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2017 Planeta Noto Santa Cecilia

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Latest Sale Price

June 25, 2023 - $35



94James Suckling

Plenty of iodine and volcanic ash on the nose with preserved lemon and dried cranberries...juicy and mineral on the palate with a medium body and silky tannins. Distinct ash and olive stones at the finish.

93The Wine Advocate

...balanced fruit that shows crisp acidity and polished tannins...maintains its elegance, but it also shows distinctive notes of its territory, which in Sicily are manifested as black fruit, Mediterranean herb, wild fennel, scorched earth, toasted almond and black olive.

92Vinous / IWC

...explodes from the glass with masses of crushed stone, blackberries, cherries, wild herbs and hints of brown sugar...silky in texture with depths of sapid dark fruits complemented by sweet spice and pretty violet florals that form toward the close...tapers off long to mineral-tinged wild berries framed by subtle tannins.

92Wine Enthusiast

Mature dark-skinned fruit, Mediterranean brush and spice notes mingle together in the glass. The full-bodied, elegantly structured palate offers prune steeped in spirits, vanilla, carob and licorice alongside velvety, enveloping tannins...closes on a coffee bean note.

91Wine Spectator

...finely knit red, with silky tannins defining the flavors of pureed raspberry, crushed black cherry, pretty dried thyme and licorice notes, showing a subtle, minerally tang of iron. Medium- to full-bodied and elegant, with a lingering finish of spice box and graphite.


Italy, Sicily, Noto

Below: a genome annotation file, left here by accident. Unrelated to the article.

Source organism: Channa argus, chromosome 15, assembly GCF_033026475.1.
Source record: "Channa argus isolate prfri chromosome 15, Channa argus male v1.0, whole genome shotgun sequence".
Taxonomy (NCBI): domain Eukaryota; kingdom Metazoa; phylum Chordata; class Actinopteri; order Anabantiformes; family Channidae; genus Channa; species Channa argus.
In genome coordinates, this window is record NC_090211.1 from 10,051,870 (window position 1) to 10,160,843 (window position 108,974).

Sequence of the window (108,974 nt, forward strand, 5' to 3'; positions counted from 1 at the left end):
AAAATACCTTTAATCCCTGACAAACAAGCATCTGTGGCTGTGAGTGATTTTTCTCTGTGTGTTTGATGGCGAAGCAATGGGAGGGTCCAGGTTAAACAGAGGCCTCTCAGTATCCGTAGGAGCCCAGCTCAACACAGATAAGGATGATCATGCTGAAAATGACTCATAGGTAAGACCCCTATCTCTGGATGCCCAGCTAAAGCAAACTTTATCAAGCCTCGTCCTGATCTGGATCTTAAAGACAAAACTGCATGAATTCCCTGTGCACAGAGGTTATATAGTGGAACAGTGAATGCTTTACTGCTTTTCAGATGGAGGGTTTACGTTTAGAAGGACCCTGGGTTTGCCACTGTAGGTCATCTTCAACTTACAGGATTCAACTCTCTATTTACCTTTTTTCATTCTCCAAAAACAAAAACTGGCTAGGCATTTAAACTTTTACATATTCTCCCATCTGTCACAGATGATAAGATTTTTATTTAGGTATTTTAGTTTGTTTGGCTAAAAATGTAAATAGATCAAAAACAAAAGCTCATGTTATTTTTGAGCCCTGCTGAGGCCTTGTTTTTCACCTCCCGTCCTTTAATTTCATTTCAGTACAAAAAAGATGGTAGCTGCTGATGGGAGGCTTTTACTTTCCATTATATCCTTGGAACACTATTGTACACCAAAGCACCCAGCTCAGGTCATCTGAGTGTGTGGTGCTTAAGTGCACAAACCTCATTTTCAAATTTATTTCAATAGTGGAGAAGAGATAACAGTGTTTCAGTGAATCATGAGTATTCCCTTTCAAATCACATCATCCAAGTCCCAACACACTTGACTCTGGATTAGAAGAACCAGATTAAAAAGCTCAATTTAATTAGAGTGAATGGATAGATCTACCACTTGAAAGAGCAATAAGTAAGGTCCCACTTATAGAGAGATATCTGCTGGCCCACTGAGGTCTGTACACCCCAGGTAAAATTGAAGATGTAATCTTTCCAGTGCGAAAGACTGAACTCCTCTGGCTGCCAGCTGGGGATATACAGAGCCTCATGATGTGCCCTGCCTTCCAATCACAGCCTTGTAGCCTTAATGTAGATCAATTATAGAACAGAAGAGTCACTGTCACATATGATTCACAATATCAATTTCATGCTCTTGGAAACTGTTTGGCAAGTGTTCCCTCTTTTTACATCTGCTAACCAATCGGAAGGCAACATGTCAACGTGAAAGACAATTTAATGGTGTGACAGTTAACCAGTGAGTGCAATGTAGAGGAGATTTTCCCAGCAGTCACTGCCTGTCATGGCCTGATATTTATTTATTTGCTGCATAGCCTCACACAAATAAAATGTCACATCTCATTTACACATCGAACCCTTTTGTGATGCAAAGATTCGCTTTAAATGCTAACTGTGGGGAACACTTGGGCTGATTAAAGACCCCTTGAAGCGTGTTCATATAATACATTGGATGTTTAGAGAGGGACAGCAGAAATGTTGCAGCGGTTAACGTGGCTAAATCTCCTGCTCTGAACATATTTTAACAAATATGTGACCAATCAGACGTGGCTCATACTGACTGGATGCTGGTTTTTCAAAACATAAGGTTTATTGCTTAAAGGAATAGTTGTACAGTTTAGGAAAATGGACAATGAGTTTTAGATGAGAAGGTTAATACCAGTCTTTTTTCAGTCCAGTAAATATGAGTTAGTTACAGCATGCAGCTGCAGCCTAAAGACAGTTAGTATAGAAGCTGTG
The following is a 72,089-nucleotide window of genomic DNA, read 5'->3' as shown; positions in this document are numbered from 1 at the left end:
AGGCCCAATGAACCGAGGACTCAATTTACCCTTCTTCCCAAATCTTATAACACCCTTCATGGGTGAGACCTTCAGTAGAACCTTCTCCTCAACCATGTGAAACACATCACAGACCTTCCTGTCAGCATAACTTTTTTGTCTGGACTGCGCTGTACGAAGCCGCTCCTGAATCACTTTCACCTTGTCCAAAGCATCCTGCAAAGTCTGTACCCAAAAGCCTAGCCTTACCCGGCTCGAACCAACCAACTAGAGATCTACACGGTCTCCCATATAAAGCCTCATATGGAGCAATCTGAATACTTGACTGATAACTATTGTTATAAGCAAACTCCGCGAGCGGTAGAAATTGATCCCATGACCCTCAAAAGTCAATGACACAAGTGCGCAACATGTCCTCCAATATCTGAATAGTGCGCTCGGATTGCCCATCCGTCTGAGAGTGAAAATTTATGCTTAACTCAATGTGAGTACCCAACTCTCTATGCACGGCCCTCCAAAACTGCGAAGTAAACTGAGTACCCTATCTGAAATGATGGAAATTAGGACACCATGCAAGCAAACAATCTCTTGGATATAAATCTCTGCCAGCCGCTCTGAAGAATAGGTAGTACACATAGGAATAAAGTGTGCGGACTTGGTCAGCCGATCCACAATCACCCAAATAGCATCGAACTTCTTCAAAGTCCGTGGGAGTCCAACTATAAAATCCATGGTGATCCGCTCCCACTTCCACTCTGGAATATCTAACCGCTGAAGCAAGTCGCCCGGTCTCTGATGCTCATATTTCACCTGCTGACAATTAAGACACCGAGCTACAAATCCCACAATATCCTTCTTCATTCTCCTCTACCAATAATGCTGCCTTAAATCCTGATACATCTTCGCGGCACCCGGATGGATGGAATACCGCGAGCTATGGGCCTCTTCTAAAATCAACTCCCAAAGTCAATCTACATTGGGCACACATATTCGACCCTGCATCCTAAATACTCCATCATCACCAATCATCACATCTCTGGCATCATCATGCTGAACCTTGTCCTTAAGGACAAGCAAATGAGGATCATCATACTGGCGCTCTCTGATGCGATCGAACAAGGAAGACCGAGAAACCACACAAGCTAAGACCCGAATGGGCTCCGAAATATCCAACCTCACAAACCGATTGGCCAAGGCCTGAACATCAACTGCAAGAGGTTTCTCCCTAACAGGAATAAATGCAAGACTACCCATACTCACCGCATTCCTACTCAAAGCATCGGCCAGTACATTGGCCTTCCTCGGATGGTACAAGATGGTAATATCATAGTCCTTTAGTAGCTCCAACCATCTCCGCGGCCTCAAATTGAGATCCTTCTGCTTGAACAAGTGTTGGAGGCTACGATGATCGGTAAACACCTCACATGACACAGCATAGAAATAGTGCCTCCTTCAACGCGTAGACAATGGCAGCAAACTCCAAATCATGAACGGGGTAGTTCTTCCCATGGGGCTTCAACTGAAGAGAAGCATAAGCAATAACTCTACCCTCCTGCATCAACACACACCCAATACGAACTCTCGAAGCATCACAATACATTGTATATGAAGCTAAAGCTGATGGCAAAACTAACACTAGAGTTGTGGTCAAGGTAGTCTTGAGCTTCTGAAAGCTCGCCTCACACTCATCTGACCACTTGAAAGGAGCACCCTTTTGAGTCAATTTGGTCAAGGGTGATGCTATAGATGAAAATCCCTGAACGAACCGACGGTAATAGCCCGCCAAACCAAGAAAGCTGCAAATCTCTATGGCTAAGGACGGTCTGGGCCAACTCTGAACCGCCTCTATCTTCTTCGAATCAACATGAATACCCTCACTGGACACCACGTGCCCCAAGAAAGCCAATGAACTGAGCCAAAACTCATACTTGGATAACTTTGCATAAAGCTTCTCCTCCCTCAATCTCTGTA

Sicily is the largest island in the Mediterranean, and, with its 329,000 vineyard acres, Italy’s largest wine region by acreage and the quantity of wine produced. Nevertheless, only 2.1% of all Sicilian wine is DOC, or wine made according to appellation standards. Until the 1970s Sicilian wine grapes either went to make Marsala, the sweet dessert wine introduced by 18th century British wine merchants, or to cooperatives that specialized in bulk wine production. But in 1968 Sicily was awarded its first DOC, which was the Etna DOC on the southern slopes of Mt. Etna, and today there are 19 DOCs. Along with the Maremma on Tuscany’s western coast, Sicily is considered the most exciting winemaking region in Italy. Longtime family agricultural estates are being turned into high quality commercial wineries, and because land prices are low compared to other parts of Italy, enterprising young winemakers and viticulturalists – many of whom practice organic and sustainable farming – have started wineries in Sicily. Marsala is still produced, and the Marsala business is one reason why 60% of Sicily’s vineyards are planted to Catarratto, the white grape used as a base for Marsala. But dry white wines are made from Inzolia, Malvasia, Zibbio and Chardonnay. But it is Sicily’s big, complex red wines that are grabbing the attention of wine enthusiasts. Nero d’Avola is Sicily’s most common red grape, and it produces rich, somewhat spicy wines. Other red grapes are Nerello Mascalese, Frappato and French varietals.